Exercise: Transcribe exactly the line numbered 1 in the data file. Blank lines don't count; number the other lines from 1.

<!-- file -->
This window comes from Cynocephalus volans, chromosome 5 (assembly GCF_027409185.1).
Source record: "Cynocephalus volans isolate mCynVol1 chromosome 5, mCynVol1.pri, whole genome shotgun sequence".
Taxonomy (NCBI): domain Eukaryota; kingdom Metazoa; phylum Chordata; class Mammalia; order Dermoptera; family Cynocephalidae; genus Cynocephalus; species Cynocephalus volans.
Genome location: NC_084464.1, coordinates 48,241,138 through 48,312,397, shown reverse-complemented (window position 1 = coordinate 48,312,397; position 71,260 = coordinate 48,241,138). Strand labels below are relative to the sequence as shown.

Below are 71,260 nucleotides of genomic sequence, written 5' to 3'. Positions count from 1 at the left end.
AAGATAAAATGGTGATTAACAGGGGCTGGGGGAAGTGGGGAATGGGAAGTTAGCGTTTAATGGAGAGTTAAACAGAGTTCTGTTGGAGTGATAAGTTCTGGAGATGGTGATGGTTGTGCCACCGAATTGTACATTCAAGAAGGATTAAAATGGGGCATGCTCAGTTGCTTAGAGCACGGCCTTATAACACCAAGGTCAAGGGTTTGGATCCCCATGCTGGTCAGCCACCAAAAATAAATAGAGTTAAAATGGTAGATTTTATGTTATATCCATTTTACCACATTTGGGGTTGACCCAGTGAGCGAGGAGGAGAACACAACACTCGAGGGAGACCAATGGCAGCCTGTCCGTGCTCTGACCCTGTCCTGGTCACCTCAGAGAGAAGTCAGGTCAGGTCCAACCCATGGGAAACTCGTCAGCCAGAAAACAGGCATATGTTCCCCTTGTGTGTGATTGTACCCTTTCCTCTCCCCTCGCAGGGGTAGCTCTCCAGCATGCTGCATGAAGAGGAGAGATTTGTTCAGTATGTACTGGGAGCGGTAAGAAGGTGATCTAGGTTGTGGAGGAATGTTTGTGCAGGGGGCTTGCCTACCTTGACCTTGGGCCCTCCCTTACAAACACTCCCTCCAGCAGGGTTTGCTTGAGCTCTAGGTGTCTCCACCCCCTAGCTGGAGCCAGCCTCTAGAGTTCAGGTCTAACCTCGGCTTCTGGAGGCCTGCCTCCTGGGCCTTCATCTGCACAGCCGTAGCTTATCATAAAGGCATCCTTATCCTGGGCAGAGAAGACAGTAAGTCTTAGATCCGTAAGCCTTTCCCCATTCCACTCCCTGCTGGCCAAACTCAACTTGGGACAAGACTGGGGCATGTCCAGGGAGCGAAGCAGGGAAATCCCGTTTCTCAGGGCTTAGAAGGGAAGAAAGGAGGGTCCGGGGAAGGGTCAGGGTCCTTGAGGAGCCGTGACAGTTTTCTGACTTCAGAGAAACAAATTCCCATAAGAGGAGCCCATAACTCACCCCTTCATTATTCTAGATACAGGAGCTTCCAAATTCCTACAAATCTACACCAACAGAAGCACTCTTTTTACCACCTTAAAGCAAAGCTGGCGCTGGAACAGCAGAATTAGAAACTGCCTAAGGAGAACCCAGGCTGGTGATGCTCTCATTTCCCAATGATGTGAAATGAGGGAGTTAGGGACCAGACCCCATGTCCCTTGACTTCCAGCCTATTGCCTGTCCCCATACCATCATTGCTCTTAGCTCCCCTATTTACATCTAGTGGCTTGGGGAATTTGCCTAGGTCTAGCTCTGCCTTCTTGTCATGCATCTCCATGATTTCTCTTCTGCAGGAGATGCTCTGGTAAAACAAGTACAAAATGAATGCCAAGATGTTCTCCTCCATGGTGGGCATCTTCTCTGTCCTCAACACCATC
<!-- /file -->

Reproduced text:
This window comes from Cynocephalus volans, chromosome 5 (assembly GCF_027409185.1).